Destination Review: The Ngorongoro Crater


The Ngorongoro Crater, a marvel of nature in every sense of the word. One visit to this destination and you’ll feel like you’ve gained a glimpse into what the Garden of Eden must have looked like. It has a fairly consistent circumference of about 19 km’s across from one side to the other and when viewed from the rim of the crater 200 meters from ground level, you’ll enjoy a view so beautiful that it will leave you jaw-dropped.

Experts believe that the Ngorongoro Crater is home to about 30 000 animals. The most sought-after would be the large population of lions and elephant bulls. There are about 4 lion prides that call the world’s largest unbroken caldera home and to find & see them on safari is an absolute treat.

The elephant bulls on the crater floor are often dwarfed by the magnificent landscape around them. Well, that is until you get up close to one of these magnificent specimens. There are some impressive tuskers to be seen and the photographic opportunities are stunning.

Furthermore, you will see buffalo, hippo, wildebeest, zebra, Grant’s gazelle, Thompson’s gazelle, hyena, jackals and much more. A highlight of the fever tree forest sections are the large troops of baboons. They are very habituated and relaxed around the safari vehicles and always tend to put up a bit of a show for onlookers. If you are very lucky you may also see some of the more elusive inhabitants. These would include African wild cat, Caracal and Leopard. These are special to see regardless of where you are in the world, and especially so in the stunning setting that is the Ngorongoro Crater! 

At a Glance, The Ngorongoro Crater

·       Ngorongoro Crater is the world’s largest inactive, intact and unfilled volcanic caldera.

·       The crater, which formed when a large volcano exploded and collapsed on itself two to three million years ago, is 610 meters (2,000 feet) deep and its floor covers 260 square kilometers (100 square miles).

·       It is one of the Seven Natural Wonders of Africa.

·       It is a UNESCO World Heritage Site

·       The crater was named by the Maasai pastoralists after the sound produced by the cowbell – “ngoro ngoro”

·       No Europeans are known to have set foot in the Ngorongoro Crater until 1892, when it was visited by Oscar Baumann. Two German brothers (Adolph and Friedrich Siedentopf) farmed in the crater until the outbreak of World War 1. The brothers regularly organized shooting parties to entertain their German friends. They also attempted to drive the wildebeest herds out of the crater.

·       The Pliocene Ngorongoro volcanic group consists of eight extinct shield volcanoes.

·       It is home to the Big 5 namely Elephant, Black Rhino, Cape Buffalo, Lion, and Leopard.

Travel Tips

·       2 or 3 nights will be more than sufficient for a stay in the Ngorongoro Crater. The road network is relatively limited and you’ll find you quickly get the lay of the land.

·       It’s not worth going all the way to Tanzania only for the Ngorongoro Crater. Try and book it as a part of a larger itinerary. You could visit Lake Manyara, Ndutu, Tarangire, the Serengeti, and more, all forming a part of a larger exciting itinerary that could include a stay in the crater itself.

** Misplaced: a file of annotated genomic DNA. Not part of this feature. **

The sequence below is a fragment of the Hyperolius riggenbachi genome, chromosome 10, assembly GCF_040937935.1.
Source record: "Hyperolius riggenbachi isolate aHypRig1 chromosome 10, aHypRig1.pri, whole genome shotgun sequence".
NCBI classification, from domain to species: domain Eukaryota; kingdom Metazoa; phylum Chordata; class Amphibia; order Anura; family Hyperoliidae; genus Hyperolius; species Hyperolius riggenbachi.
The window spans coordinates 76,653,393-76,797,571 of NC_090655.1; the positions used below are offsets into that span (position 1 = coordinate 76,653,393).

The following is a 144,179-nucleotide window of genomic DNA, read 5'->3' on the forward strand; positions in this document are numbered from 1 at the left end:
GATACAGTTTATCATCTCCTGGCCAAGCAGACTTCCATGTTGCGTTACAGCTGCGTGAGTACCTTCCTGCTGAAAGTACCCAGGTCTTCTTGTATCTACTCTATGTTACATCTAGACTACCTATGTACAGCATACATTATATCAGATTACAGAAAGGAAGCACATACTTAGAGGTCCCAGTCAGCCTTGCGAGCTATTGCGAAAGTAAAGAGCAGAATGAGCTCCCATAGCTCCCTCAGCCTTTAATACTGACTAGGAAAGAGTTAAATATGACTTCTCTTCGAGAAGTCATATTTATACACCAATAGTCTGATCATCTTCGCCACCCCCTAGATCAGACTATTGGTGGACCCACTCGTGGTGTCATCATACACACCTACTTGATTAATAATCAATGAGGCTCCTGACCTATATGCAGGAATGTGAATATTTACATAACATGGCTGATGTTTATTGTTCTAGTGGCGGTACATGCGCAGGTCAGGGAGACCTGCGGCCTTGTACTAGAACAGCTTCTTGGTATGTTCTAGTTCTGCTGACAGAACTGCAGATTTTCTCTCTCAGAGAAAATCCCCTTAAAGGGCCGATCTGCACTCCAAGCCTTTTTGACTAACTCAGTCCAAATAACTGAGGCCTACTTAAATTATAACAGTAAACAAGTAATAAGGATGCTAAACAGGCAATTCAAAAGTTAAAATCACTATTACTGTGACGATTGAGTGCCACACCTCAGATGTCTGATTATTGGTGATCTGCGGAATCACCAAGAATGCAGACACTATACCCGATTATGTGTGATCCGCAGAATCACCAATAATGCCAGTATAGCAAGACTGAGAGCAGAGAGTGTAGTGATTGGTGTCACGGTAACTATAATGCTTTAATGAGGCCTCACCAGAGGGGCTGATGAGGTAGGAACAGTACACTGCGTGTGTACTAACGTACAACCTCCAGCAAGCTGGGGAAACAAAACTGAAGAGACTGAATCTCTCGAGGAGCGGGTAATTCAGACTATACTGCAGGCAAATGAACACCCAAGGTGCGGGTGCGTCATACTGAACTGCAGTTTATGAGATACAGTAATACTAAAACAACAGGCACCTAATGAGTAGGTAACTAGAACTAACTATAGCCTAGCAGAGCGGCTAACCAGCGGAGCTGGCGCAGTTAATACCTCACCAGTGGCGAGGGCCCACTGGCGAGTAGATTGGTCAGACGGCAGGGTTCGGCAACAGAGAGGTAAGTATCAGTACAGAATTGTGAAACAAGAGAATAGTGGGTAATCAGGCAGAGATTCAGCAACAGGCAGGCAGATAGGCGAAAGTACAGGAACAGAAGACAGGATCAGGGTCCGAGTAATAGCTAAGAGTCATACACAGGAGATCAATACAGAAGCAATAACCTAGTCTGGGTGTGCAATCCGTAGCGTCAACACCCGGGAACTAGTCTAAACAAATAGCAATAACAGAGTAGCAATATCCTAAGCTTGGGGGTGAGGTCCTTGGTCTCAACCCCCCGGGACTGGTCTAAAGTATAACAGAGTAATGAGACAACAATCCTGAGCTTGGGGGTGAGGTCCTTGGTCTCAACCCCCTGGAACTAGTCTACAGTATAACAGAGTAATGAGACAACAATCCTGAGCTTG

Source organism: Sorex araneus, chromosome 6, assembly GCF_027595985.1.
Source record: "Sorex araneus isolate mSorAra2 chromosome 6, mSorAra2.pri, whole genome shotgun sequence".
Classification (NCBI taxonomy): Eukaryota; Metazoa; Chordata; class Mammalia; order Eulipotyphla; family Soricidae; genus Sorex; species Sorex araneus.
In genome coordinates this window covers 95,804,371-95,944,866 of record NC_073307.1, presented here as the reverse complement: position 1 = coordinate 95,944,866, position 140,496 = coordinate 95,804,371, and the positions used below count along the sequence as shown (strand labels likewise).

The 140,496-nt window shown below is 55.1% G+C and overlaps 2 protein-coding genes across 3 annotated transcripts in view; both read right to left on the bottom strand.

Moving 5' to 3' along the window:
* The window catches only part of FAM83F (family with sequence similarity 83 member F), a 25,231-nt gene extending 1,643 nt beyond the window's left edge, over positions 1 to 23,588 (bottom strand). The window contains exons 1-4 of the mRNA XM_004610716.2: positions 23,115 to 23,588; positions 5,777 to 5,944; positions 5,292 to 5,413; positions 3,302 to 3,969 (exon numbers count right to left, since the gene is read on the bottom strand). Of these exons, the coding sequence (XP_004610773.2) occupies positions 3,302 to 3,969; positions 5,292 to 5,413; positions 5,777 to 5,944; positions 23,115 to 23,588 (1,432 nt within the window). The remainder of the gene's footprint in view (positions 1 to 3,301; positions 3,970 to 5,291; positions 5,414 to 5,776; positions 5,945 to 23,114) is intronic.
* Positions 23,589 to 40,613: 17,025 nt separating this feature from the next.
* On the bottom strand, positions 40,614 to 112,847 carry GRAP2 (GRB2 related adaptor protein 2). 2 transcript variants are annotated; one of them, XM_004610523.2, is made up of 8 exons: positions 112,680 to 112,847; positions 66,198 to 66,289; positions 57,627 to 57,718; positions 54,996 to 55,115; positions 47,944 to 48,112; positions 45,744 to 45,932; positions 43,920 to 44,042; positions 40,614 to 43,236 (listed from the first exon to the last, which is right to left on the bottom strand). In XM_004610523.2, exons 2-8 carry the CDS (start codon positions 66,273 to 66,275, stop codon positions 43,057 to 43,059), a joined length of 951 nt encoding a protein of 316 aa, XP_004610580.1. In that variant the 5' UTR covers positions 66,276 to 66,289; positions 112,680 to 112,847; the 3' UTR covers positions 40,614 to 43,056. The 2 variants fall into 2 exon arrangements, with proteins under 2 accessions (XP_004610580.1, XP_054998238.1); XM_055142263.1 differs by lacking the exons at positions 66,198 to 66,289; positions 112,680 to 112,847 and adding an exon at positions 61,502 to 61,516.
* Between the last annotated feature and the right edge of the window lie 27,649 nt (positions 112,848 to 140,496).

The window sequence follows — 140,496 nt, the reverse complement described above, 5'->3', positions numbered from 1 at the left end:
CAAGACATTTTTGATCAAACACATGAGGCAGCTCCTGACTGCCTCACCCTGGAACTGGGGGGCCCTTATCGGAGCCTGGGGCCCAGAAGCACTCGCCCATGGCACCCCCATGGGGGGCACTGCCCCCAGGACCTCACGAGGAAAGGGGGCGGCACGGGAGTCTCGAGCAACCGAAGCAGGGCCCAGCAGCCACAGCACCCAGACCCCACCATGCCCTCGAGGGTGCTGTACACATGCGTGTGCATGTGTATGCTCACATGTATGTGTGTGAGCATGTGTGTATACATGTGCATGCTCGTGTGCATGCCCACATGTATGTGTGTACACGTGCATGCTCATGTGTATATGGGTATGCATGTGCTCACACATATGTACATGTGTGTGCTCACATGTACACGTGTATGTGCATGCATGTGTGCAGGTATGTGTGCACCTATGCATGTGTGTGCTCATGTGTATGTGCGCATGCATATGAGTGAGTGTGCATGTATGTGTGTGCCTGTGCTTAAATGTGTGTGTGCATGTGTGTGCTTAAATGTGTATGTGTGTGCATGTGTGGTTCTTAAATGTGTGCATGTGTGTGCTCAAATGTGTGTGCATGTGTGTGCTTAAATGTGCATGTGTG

·       There are wonderful accommodation options to choose from – luxury to budget-friendly.

·       There are only 3 roads leading into and out of the Ngorongoro Crater for tourists. 1 road is used exclusively as an entrance, one road as an exit, and one road as both entrance and exit. Be sure to ask your camp how far you are from the roads, some camps are a fair distance away and you’ll find yourself driving a fair bit to get to the entrance gates in the morning, especially as wildlife photographers in need of an early entry.

·       There are distinct seasons within the Ngorongoro Crater, much like there is elsewhere. Do your research to ensure you visit during a good time of year. I prefer to add a visit to my existing safaris to the region, January to February, and August to September.

Although the Ngorongoro Crater is a very popular tourist destination, for obvious reasons, this should not be a reason to keep you away. If you’ve never been then a visit should certainly be a part of your travel plans, especially if you are going to find yourself in Tanzania. If you’ve been then you’ll understand just how beautiful it is and how rewarding a day or two spent in the crater can be.

For me personally, it’s one of the most unique photographic regions you can find yourself within and gives you striking opportunities. There’s no place that compares to it and although I have been many times before, I always look forward to my next visit.

If you have any questions about the Ngorongoro Crater not answered here, please reach out to us via email or leave a comment below.

If you’d love to join us on an exciting safari that includes a visit to the Ngorongoro Crater then please send us an email and we will send you the required information.

I hope you enjoyed learning more about this exciting safari destination with me. If you enjoyed this please feel free to share it with your friends or to social media.

Thank you and until next time.

Learn more About Our Photo Safari adventures & Bespoke Safari Experiences. Enquire Now